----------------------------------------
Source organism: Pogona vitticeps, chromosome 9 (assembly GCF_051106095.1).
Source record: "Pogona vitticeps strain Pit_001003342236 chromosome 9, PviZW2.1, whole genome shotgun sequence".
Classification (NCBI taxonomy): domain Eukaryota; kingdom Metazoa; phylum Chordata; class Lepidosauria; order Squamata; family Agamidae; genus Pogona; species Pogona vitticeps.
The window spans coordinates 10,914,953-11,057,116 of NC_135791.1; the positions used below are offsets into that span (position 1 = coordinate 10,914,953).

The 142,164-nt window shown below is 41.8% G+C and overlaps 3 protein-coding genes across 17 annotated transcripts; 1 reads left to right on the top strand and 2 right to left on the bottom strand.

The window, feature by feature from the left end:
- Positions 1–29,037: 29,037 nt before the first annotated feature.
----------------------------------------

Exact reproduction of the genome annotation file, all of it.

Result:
Source organism: Pogona vitticeps, chromosome 9 (assembly GCF_051106095.1).
Source record: "Pogona vitticeps strain Pit_001003342236 chromosome 9, PviZW2.1, whole genome shotgun sequence".
Classification (NCBI taxonomy): domain Eukaryota; kingdom Metazoa; phylum Chordata; class Lepidosauria; order Squamata; family Agamidae; genus Pogona; species Pogona vitticeps.
The window spans coordinates 10,914,953-11,057,116 of NC_135791.1; the positions used below are offsets into that span (position 1 = coordinate 10,914,953).

The 142,164-nt window shown below is 41.8% G+C and overlaps 3 protein-coding genes across 17 annotated transcripts; 1 reads left to right on the top strand and 2 right to left on the bottom strand.

The window, feature by feature from the left end:
- Positions 1–29,037: 29,037 nt before the first annotated feature.